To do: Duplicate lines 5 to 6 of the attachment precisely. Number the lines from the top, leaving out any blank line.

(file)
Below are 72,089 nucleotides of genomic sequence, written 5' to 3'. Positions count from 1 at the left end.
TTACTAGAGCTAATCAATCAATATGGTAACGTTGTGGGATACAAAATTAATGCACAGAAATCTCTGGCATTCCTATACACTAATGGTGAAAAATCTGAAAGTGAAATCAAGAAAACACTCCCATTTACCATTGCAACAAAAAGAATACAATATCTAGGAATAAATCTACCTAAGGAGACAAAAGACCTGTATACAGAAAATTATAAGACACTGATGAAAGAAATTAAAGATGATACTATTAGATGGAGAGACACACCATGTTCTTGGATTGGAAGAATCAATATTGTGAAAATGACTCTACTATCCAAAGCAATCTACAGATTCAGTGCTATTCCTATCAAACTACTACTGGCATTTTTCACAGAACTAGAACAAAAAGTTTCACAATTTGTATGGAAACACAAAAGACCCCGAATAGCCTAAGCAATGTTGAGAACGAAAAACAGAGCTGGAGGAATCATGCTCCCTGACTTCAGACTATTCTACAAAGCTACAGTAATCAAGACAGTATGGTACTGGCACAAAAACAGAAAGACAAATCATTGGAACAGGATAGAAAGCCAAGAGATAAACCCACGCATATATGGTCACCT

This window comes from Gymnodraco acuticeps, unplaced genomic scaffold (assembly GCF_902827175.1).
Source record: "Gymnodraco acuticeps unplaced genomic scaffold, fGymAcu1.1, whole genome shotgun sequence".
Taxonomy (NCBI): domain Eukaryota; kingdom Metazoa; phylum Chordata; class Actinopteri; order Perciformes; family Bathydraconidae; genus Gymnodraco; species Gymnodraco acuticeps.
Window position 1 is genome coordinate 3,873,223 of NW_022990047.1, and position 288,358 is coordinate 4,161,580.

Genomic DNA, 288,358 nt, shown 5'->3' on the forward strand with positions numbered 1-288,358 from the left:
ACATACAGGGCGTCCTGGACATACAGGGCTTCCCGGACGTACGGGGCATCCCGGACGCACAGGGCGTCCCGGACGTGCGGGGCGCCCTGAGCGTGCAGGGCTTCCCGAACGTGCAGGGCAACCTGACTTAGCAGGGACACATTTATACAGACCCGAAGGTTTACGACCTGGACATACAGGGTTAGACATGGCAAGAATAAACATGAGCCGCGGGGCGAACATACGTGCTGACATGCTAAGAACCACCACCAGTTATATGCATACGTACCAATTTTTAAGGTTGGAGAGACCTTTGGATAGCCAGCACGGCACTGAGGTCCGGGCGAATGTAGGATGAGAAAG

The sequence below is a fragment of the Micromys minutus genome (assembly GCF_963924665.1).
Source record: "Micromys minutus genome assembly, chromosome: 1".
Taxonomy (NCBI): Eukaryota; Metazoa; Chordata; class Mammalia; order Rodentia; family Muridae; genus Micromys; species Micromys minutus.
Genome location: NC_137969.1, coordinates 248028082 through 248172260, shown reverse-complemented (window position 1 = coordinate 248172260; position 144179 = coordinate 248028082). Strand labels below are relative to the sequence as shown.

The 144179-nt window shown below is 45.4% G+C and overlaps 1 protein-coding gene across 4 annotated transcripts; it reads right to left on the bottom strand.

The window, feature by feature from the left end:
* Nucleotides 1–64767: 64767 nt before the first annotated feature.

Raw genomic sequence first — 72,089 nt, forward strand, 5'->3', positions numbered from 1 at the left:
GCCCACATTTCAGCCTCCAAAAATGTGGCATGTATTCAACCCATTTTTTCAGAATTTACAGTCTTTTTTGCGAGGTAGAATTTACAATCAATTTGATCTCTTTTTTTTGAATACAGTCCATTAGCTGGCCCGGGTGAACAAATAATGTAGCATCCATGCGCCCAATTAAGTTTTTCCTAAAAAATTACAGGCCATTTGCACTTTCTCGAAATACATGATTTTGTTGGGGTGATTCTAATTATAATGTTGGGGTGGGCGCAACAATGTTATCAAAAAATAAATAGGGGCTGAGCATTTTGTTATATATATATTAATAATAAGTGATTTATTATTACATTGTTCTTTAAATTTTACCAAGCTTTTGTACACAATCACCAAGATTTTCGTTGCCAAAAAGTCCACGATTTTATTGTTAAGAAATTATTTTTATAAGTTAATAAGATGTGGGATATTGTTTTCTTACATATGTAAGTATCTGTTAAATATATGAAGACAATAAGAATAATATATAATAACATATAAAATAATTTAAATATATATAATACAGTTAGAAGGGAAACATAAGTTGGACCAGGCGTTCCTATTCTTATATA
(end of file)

Taxonomy (NCBI): domain Eukaryota; kingdom Metazoa; phylum Chordata; class Actinopteri; order Perciformes; family Bathydraconidae; genus Gymnodraco; species Gymnodraco acuticeps.
Window position 1 is genome coordinate 3,873,223 of NW_022990047.1, and position 288,358 is coordinate 4,161,580.